We believe that great companies leverage economic disruption to drive innovation and expedite strategic differentiation. So, our focus is to ensure that we invest smartly in our long-term strategic growth drivers while balancing for free cash flow in the immediate term. As we look ahead, our recurring revenue model provides us with near-term visibility. However, there remains a great deal of uncertainty regarding how the COVID-19 pandemic will impact the economy, our market and our customers.

While we are pleased with the resilience we're seeing, we have little visibility into the broader economic situation, specifically the depth and length of the recovery, which makes providing detailed financial guidance for the full year impractical at this time. As a result, we intend to continue to provide quarterly guidance, but are suspending our full-year outlook for the time being. For Q2, we expect revenues to be in the range of 87 to 90 million or 18% year-over-year growth at the midpoint. As we mentioned before, Q1 revenue included approximately 2 million of nonrecurring revenue from a market research customer.

Excluding this customer from Q1 revenue, our Q2 revenue guidance at the midpoint reflects a sequential increase. We expect non-GAAP operating margin to be in the range of breakeven to positive 2% for the quarter, reflecting operating leverage quarter over quarter and incorporating the cost efficiency actions we've already taken. Now, I'll turn the call back over to Zander.

Zander Lurie -- Chief Executive Officer

Thanks, Debbie. While the COVID-19 crisis is truly unprecedented in modern times, SurveyMonkey has a long history of delivering for our stakeholders amid turbulent macro events. For the past 20 years, not only have we been investing to solidify our position as a market leader, but we have been investing in our corporate culture. Today, these investments are paying off.

We established a companywide work-from-home policy in mid-March, and we didn't miss a beat. Our team is supporting millions of active users, developing and shipping new products and functionality and winning enterprise business. I am so proud of how everyone at SurveyMonkey has stepped up and supported our business and each other. We have plans in place to steer the business through multiple economic scenarios to set us up for long-term success, while upholding our commitment to prudent cash management.

We are managing our business to deliver in the near term and thrive in the long term. In the coming months, every organization on the planet will be charting their way back to some version of a new normal. New workplace practices and new ways of doing business will combine with health concerns in complex and novel ways. Leaders everywhere will be making decisions and rewiring their businesses with the highest of stakes, the health and safety of their employees and customers.

We stand at the ready to help organizations of every stripe, from state governments to businesses to schools and nonprofits, as the world reimagines the workplace in the aftermath of the COVID crisis. The pace of change is so rapid, and the urgency to find solutions is so great, there is no question in my mind that our products are more important than ever. Our team is inspired. SurveyMonkey is part of the solution.

And with that, I'll open the line to welcome your questions.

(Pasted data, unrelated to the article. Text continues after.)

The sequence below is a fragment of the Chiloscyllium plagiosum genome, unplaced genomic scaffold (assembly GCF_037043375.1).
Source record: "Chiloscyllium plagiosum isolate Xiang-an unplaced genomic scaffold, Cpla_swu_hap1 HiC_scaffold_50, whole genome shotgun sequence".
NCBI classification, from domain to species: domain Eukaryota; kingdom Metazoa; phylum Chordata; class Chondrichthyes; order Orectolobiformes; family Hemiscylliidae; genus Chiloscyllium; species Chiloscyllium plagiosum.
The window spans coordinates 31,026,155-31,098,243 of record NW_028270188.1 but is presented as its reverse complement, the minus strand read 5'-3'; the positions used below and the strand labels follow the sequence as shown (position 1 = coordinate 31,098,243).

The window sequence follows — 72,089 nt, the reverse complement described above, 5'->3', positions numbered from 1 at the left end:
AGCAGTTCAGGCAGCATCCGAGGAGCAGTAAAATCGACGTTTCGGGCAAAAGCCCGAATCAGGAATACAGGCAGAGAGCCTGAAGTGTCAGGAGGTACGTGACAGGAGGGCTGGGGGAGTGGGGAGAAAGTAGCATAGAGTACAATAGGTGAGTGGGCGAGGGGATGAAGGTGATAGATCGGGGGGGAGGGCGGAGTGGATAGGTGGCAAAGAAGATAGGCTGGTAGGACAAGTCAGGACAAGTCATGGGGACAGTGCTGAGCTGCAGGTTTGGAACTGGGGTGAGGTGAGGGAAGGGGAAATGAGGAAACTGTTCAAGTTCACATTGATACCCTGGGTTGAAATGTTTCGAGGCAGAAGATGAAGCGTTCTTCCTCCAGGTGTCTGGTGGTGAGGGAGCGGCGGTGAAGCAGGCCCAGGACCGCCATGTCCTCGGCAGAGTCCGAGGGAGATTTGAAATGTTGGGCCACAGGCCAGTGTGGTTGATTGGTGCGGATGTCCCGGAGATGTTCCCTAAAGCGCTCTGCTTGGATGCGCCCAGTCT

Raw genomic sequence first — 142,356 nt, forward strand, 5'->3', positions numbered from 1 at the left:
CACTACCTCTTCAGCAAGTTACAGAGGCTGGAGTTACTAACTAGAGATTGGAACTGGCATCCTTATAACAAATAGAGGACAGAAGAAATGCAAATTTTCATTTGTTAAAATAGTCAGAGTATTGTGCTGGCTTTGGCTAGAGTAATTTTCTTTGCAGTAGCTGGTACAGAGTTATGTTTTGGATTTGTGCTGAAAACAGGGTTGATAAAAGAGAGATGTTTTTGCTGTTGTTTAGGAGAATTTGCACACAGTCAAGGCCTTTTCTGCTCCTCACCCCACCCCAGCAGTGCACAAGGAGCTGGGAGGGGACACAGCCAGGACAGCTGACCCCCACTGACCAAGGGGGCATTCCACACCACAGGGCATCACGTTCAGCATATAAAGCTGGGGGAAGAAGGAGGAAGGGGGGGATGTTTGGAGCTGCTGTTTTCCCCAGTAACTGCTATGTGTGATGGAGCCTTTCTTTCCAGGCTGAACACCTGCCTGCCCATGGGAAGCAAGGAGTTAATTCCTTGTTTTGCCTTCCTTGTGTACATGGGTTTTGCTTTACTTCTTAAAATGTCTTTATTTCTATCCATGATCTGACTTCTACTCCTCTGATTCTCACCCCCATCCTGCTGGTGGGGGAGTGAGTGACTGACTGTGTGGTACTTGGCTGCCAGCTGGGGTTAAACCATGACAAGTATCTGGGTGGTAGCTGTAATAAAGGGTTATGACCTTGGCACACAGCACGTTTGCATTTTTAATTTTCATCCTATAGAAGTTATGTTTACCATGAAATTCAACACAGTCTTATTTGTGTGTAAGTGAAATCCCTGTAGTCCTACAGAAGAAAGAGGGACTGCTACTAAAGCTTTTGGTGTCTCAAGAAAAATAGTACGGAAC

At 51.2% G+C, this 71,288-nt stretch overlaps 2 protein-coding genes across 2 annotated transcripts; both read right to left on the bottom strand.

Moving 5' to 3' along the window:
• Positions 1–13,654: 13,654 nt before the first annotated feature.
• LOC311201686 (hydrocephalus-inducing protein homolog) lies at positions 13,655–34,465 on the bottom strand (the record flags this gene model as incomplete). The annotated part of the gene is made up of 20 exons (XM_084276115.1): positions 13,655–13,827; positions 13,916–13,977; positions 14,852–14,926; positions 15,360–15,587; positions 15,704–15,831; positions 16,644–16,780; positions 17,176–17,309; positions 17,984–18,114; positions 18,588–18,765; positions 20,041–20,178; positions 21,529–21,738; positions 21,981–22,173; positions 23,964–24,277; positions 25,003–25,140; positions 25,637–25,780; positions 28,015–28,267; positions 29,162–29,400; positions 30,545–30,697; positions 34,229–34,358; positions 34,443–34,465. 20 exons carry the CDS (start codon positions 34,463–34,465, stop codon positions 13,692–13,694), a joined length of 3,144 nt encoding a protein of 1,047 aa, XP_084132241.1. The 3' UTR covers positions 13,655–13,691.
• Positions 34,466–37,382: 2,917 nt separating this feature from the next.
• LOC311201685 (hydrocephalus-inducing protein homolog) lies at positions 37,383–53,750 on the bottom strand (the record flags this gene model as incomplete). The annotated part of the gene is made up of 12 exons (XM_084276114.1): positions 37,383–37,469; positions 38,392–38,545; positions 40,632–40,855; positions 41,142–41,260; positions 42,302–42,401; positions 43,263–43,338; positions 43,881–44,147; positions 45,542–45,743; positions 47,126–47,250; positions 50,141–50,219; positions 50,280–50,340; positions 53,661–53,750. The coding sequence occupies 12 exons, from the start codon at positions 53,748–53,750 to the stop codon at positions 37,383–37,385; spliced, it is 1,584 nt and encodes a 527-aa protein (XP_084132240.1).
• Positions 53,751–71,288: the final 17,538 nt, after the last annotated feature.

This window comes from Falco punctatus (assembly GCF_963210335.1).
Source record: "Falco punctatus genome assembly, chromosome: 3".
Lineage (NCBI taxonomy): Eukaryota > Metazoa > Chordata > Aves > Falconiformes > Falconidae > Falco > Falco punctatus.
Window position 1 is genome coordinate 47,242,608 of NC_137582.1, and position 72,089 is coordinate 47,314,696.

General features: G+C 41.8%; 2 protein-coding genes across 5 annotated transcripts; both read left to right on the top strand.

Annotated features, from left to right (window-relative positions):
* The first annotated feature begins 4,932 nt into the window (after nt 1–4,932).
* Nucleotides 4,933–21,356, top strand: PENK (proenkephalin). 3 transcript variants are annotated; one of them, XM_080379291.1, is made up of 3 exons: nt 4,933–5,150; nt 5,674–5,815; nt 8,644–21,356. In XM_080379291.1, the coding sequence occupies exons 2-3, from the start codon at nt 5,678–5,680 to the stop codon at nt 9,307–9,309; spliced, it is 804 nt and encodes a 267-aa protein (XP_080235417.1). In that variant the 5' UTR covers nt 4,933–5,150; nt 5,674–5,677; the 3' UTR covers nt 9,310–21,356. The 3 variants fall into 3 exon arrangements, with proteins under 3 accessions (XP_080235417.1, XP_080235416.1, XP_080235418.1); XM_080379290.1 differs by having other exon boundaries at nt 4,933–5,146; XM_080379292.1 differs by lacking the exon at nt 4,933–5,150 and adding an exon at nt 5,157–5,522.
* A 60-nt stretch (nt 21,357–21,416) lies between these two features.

Questions & Answers:


Thank you. [Operator instructions] Our first question comes from the line of Mark Murphy with JP Morgan. Your line is now open.

Pinjalim Bora -- J.P. Morgan -- Analyst

Hey. This is Pinjalim sitting in for Mark. Congrats, guys. It seems like a pretty strong quarter overall.

Zander, it seems like the ASP per customer in the enterprise business grew sequentially, if I'm doing the math right. Is that driven mainly by bigger seat deals or more solution selling? Anything in particular to highlight there?

Zander Lurie -- Chief Executive Officer

Hey, Pinjalim, thanks for the good words. Yes, our average contract value up about 35% year over year in the enterprise space. So, not only did we add several hundred customers, but you're seeing a meaningful increase. And it can be attributed to a handful of factors.

First, we have better sales folks who are better equipped, better training, better education about our products. Two, we have better products. If you look at the portfolio of software solutions we're selling in the market today, they just offer richer value to our customers. And then three, it's a combination of pricing and larger deployments of seats.

Pinjalim Bora -- J.P. Morgan -- Analyst

Understood. OK. And the other thing I had was in the shareholder letter, I think you mentioned about some dealing and deal closures. Did the close rates kind of comes back toward the end of April as the pipeline built kind of came back? Or are you seeing still kind of weird close rates? And have you seen any request for payment deferrals that could impact maybe cash flow next quarter?

Zander Lurie -- Chief Executive Officer

So I'll share a little bit more kind of leading business indicators, including Q2, what we saw in April, recognizing these are unique times. So, we're -- the quarter was really progressing along quite nicely in January and February, the leadership team and some customer success organization, landing deals right on pace with our expectations. In early to mid-March, we saw the initial shock as everybody was kind of addicted to the news and moving to work from home. In the last two weeks of March, we did see some pushes, but the enterprise demand gen that happened in April with some of those deals that had been pushed out was staggering.